NOT AS GOOD AS GARY: Paul Kennedy (left) and so-called footballing experts on television in the Caribbean. Photo courtesy of Cayman 27
I used to fancy myself as the Gary Lineker of the Caribbean. The similarities were uncanny.
We both hosted a television show analysing the weekend’s Premier League football games, and we both had grey hair.
Granted, I never played football at a professional level, and Gary was, and is, far more easy on the eye than me, but essentially we both did the same sort of thing.
My so called ‘expert’ pundits were picked from a bunch of mates who liked football and were not quite of the caliber of Ian Wright and Alan Shearer (sorry lads, but it’s true!).
Although that said, we did once have a former Crystal Palace player on the show who was visiting the Cayman Islands on holiday and we also featured an interview with Jamaican superstar Usain Bolt, but really and truly I was never in the same league as Gary.
One thing I did do was keep my mouth shut away from the camera.
It wasn’t that I had nothing to say, or didn’t have any strong opinions on certain topics, I just knew that I wasn’t important enough for anyone to listen or indeed, care.
Lineker on the other hand has been quite vocal on his social media page.
The ex-England footballer, 62, sparked mutinous chaos at the BBC last week when he was asked to step back from presenting Match of the Day after backlash over a tweet comparing the UK’s Government's migrant crackdown to Nazi Germany.
The move didn’t go down well to say the least, and after discussions, apologies and rule changes in regards to social media, Gary will return to host Match of the Day.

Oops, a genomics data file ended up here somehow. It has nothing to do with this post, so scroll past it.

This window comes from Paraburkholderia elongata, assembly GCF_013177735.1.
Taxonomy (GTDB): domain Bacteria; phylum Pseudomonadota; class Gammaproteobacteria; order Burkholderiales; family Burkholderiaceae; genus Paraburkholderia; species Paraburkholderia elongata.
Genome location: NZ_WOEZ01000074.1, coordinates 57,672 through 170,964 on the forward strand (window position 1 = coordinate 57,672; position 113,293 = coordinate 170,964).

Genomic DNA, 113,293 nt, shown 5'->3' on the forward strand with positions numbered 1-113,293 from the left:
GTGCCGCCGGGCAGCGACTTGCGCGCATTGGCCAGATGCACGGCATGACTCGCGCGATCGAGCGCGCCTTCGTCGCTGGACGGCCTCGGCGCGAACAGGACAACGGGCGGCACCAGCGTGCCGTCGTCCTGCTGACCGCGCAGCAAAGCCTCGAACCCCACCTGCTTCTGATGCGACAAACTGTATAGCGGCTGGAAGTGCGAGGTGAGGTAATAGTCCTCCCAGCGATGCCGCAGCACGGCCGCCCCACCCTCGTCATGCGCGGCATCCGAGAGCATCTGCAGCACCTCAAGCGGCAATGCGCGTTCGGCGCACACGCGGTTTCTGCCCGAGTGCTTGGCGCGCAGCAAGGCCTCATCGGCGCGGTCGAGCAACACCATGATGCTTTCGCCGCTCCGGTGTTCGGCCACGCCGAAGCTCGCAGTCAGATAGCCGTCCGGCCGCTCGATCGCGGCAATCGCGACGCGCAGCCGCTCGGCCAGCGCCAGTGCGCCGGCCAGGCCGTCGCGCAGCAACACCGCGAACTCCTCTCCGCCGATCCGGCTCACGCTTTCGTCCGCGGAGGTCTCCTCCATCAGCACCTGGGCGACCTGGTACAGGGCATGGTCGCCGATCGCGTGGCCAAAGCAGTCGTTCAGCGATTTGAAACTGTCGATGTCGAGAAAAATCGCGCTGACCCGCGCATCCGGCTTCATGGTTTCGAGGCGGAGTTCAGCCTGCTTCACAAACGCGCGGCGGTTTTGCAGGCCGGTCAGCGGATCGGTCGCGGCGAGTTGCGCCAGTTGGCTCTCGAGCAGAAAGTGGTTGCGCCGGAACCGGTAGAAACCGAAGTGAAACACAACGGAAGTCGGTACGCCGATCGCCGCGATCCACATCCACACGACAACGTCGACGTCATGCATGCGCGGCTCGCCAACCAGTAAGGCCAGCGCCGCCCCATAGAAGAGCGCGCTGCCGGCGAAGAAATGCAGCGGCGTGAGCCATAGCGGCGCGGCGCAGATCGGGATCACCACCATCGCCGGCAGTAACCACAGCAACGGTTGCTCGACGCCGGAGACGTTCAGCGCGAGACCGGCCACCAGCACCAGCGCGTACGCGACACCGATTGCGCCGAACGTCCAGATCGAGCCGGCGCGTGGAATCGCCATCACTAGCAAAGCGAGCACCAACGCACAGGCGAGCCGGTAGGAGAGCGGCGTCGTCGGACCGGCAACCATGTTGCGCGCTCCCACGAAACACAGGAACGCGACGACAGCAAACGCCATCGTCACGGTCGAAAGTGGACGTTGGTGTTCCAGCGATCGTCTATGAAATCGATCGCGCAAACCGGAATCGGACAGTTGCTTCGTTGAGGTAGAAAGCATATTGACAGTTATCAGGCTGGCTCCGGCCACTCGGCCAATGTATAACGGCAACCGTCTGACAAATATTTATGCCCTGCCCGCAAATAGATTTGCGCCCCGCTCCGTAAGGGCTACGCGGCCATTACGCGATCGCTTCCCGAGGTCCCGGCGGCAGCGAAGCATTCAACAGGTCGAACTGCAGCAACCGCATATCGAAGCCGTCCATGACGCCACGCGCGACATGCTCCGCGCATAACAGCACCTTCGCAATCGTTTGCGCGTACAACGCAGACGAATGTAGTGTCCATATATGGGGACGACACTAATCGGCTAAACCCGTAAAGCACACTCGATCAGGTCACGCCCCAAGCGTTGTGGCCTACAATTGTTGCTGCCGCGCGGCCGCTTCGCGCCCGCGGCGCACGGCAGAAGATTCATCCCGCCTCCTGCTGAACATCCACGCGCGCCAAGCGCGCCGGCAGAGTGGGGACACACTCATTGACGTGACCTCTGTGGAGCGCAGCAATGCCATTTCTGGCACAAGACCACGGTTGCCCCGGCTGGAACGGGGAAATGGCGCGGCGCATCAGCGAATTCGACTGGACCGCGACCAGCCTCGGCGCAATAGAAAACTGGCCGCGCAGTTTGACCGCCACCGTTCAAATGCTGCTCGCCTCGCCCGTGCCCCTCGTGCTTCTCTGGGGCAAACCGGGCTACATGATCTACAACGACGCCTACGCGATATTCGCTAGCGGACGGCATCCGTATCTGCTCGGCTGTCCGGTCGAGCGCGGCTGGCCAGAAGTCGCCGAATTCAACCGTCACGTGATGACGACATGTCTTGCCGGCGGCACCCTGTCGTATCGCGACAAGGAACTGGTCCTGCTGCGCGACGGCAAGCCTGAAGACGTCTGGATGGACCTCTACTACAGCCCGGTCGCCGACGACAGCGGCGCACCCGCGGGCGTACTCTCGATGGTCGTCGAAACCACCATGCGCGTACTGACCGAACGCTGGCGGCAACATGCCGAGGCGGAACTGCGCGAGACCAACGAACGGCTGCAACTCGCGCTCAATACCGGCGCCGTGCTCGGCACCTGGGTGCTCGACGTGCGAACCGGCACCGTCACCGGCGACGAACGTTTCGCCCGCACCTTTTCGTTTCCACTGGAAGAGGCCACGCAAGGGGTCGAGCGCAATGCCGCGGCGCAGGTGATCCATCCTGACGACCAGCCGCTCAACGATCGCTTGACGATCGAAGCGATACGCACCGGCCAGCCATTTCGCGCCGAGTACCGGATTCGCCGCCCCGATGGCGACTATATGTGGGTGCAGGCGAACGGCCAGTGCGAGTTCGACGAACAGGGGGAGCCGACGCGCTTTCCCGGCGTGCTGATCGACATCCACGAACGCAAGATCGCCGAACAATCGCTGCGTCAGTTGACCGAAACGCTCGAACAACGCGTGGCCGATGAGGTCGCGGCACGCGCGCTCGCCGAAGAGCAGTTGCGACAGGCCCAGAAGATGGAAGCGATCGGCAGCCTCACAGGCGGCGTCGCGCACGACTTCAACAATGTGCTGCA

I, for one, think this is the right decision. Gary Lineker IS Match of the Day.
Now I know the one-off episode during his hiatus was viewed by 500,000 more people than the previous week, but that’s no different to slowing down to see a car crash. People tuned in to see how bad it would be, and they were not left feeling disappointed.
The BBC is reviewing their social media rules as to what its presenters can, and can’t say, and that’s fair enough.
But really as long as it’s not homophobic, racist or downright offensive, surely they can voice their opinions on any range of topics, if they are making a valid point.
Marcus Rashford, the Manchester United striker, has spoken out often about lack of free school meals for children and homeless problems, and he received an honour from the Royal family.
Footballers, past and present, as well as other sports stars, sure do carry a lot of weight. NFL star Colin Kaepernick is a case in point.
I doubt Lineker will change his ways, and I expect more comments from him in the near future. The back-tracking of his bosses has proved he cannot, and will not, be gagged.
His position as one of the highest paid presenters on TV has been strengthened greatly. VNS